The Government of National Unity’s (GNU) Foreign Minister Najla el-Mangoush has come under fierce criticism after insisting during a press conference with her Turkish counterpart, Mevlüt Çavuşoğlu, that Turkish forces should leave the country in line with the October 2020 ceasefire agreement. On 8 May armed groups stormed Tripoli’s Corinthia Hotel — which was previously used by the GNU — in apparent protest about her statement. It has been accompanied by a coordinated smear campaign against el-Mangoush on social media.
Despite her comments, however, there is little or no sign that Turkey intends to remove its forces from Libya anytime soon. Instead, Ankara continues to justify its military presence by pointing out that, unlike the illegal mercenaries who support Khalifa Haftar’s Libyan Arab Armed Forces (LAAF) its assistance was requested, under the terms of official bilateral agreements, by the former internationally recognised Government of National Accord (GNA). It also appears that neither Prime Minister Abdulhamid Dbeibah or senior military commanders in western Libya want the Turks to withdraw before the December 2021 elections.
The US Secretary of State Antony Blinken, however, called for the ‘immediate withdrawal of foreign forces’ from Libya during a G7 meeting in London on 4 May. His was only the latest in the chorus of international stakeholders who have been calling for the removal of all foreign forces and, as far as Washington is concerned, particularly the Russian mercenaries from the Kremlin-linked Wagner Group who have been supporting Haftar.
Meanwhile, on 5 May, the House of Representatives’ Speaker, Aguila Saleh, informed UN Special Envoy to Libya Ján Kubiš that the parliament is ready to accept the UN-led Libyan Political Dialogue Forum’s (LPDF) decision regarding the necessary constitutional amendments for the planned December 2021 elections. The entire LPDF will now meet after the Eid holiday to approve the proposal but deep divisions remain in the LPDF over whether or not to hold direct elections for an individual president, or party elections in which the winning party’s leader assumes the role. While Haftar and the east want direct elections for an individual, the west is fearful of who would win and, with a much larger population, would prefer a party-based election system.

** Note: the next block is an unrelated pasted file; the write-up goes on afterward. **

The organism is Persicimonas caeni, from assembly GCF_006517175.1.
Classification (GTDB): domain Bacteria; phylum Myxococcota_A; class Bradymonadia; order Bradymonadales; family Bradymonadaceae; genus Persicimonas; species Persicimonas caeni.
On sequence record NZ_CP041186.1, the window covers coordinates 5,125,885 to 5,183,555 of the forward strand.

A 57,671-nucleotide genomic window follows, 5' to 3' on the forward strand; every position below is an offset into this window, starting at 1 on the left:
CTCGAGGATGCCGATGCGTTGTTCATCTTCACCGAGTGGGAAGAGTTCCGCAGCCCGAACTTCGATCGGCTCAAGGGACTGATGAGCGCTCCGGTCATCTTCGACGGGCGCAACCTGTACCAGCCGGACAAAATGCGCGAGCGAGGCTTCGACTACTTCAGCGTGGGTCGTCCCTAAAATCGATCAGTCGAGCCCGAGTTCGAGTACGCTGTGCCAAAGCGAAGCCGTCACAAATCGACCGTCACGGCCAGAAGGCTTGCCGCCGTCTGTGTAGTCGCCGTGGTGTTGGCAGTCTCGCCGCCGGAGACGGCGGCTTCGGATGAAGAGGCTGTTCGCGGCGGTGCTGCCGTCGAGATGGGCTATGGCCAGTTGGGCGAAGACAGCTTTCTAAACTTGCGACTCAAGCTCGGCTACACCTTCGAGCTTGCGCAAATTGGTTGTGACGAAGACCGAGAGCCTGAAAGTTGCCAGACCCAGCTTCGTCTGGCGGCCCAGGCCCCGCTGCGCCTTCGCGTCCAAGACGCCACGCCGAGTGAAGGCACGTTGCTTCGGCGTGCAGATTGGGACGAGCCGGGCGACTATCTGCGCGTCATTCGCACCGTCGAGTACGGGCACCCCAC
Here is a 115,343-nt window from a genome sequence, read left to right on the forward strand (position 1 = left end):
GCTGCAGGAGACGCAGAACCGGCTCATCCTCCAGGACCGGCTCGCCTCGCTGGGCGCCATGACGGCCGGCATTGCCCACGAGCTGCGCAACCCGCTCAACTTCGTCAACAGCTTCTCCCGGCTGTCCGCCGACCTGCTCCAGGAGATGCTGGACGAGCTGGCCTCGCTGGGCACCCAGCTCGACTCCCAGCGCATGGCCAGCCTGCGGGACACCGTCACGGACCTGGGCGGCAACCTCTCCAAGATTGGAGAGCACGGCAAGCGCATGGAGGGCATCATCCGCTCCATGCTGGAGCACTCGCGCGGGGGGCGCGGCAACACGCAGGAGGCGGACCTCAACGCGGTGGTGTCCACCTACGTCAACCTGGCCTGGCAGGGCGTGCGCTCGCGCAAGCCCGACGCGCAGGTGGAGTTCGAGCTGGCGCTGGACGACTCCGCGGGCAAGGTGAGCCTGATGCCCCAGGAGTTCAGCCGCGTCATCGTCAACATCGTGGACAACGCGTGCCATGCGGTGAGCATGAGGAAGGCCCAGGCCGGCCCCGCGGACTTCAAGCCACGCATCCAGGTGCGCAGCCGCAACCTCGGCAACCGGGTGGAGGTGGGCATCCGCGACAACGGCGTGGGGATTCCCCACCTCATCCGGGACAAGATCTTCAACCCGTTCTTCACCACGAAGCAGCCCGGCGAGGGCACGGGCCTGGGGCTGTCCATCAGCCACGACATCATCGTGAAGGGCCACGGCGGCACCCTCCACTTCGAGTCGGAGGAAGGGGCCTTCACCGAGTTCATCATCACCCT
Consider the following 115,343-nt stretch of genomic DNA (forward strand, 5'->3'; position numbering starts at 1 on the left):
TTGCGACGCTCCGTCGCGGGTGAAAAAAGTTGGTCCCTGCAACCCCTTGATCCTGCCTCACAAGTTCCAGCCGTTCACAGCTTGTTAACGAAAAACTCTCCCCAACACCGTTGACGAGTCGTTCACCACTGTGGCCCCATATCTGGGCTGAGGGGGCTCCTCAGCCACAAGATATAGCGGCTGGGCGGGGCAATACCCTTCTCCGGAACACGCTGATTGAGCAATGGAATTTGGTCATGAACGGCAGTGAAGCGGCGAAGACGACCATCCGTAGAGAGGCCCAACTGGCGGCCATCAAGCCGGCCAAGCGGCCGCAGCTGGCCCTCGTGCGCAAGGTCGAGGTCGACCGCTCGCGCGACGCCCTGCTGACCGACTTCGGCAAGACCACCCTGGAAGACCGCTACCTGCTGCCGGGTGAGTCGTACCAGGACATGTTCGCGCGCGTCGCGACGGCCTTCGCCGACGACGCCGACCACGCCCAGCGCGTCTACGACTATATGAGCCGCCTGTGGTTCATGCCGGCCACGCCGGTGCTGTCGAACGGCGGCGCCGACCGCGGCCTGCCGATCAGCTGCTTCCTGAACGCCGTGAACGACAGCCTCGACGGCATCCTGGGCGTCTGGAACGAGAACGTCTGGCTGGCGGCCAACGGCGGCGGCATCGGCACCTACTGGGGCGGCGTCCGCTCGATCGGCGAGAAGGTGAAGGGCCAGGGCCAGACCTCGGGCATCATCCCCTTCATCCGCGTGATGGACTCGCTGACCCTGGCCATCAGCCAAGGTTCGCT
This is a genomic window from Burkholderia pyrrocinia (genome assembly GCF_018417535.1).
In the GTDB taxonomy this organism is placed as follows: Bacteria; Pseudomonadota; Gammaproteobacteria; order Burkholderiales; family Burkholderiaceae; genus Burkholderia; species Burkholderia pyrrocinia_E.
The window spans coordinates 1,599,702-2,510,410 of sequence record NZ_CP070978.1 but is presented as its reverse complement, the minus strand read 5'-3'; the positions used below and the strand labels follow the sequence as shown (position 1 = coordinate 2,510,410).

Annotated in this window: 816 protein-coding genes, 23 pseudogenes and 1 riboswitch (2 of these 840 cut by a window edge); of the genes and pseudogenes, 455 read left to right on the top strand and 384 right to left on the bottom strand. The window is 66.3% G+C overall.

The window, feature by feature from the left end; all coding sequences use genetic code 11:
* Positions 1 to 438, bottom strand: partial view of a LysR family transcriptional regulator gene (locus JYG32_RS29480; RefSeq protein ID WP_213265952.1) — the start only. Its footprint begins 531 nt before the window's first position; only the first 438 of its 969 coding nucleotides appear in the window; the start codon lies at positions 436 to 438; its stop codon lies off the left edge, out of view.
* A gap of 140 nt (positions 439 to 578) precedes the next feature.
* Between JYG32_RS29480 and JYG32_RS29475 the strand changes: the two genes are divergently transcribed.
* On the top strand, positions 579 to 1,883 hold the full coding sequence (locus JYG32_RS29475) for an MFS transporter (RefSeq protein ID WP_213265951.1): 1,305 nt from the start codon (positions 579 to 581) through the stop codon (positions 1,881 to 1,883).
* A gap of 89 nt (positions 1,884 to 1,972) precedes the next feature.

Prime Minister Dbeibah has submitted a revised budget to the House for its approval. Although some cuts have been made, however, it is still probably too large to be approved by the parliament. Aguila Saleh still has his own political reasons to delay its approval but, simultaneously, his eastern constituents need the budget to be passed quickly so that they can begin to benefit economically.
The country’s Muslim Brotherhood has announced that it is rebranding itself as ‘Revival and Renewal’ (Al-Ihya wa’l-Tajdid) and that it will now operate as an NGO which will prioritise domestic charitable works and cut ties with overseas Muslim Brotherhood organisations. This is widely seen in eastern Libya as a political ploy because a similar election strategy has been undertaken by the Brotherhood in other MENA countries.
The GNU has appointed Hussein Mohamed Khalifa al-Aaeb as the country’s new intelligence chief but he is the latest senior GNU official who has with deep ties to Muammar Qadhafi’s former regime. Revolutionary militias have registered their opposition and the recent storming of the Corinthia Hotel may have been partially linked to this.
On 5 May a Libyan Coast Guard vessel opened fire on an Italian fishing boat and injured its captain. Although Italy has provided significant major financial and operational support to the coast guard — mainly as a financial inducement to prevent migrants reaching the Italian island of Lampedusa — the force has frequently clashed with Italian fishermen in waters that are claimed by Libya.
The latest National Centre for Disease Control (NCDC) figures are that, since January 2020 when the pandemic began, there have been a cumulative total of 180,226 COVID-19 cases, with 3,072 deaths, and 10,474 current cases.